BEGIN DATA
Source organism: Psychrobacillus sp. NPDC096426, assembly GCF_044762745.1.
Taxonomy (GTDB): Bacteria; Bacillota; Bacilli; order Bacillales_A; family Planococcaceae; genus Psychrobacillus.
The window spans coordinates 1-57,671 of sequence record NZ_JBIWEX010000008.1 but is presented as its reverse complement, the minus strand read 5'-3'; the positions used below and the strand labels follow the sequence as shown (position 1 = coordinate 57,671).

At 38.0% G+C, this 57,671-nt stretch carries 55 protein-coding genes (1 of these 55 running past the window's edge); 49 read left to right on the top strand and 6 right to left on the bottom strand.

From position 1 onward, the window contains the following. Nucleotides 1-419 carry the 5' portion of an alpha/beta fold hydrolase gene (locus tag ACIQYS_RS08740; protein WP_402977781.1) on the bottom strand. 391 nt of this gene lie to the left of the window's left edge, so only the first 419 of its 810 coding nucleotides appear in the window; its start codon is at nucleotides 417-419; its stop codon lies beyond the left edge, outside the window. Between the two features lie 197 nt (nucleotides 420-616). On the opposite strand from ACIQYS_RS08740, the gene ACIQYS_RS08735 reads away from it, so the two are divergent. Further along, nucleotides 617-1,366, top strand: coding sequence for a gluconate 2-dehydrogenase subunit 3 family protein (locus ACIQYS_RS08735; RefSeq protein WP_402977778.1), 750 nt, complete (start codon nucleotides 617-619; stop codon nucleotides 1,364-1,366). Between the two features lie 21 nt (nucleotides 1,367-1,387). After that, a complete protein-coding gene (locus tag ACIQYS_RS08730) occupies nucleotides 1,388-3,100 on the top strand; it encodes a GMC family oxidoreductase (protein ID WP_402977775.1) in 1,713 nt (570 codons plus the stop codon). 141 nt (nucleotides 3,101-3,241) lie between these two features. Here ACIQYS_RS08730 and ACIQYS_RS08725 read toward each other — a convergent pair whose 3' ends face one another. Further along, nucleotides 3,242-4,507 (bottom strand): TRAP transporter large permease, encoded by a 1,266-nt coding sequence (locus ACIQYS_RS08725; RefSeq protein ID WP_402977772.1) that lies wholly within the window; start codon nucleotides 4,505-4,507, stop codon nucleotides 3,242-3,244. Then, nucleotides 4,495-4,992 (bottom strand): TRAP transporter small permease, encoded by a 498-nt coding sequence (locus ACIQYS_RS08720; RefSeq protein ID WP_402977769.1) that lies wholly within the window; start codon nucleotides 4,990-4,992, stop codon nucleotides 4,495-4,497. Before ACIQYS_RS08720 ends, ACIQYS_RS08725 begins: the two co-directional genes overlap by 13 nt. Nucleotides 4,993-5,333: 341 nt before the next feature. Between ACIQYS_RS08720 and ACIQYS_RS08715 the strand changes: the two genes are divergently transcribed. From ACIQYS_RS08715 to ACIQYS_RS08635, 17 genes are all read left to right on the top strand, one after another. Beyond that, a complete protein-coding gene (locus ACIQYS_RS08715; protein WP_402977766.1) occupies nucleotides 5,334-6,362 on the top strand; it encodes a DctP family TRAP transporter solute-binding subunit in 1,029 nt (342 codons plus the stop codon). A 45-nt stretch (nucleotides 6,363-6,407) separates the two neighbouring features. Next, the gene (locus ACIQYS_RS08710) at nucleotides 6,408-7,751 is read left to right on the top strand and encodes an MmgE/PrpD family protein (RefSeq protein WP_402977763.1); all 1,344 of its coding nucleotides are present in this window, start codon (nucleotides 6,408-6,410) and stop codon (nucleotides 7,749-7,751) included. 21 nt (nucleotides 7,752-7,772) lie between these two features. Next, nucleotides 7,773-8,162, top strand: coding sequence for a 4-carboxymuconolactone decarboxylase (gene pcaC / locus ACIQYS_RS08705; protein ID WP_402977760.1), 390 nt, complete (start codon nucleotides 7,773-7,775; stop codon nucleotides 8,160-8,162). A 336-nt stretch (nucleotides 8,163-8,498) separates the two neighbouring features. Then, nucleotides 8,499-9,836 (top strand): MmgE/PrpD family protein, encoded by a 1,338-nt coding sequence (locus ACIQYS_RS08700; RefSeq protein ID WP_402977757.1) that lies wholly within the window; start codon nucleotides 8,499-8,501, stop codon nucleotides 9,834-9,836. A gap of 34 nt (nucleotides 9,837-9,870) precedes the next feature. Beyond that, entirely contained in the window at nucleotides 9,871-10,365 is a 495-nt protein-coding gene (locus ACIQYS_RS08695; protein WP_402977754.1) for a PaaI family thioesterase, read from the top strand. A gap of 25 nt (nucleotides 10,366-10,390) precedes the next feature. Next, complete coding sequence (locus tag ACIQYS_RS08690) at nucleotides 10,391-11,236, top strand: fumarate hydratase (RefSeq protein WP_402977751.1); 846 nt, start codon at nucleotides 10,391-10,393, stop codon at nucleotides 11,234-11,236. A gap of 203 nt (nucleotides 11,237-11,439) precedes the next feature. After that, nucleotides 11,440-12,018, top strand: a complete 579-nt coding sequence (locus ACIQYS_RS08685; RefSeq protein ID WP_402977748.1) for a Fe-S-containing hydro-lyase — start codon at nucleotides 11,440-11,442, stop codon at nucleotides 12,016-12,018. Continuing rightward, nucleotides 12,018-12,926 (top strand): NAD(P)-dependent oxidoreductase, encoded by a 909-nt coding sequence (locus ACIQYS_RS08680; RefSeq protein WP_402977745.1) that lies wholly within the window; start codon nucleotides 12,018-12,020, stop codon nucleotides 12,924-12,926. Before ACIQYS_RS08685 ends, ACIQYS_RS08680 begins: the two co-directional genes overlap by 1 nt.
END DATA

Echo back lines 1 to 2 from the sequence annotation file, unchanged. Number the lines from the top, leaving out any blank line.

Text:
Source organism: Psychrobacillus sp. NPDC096426, assembly GCF_044762745.1.
Taxonomy (GTDB): Bacteria; Bacillota; Bacilli; order Bacillales_A; family Planococcaceae; genus Psychrobacillus.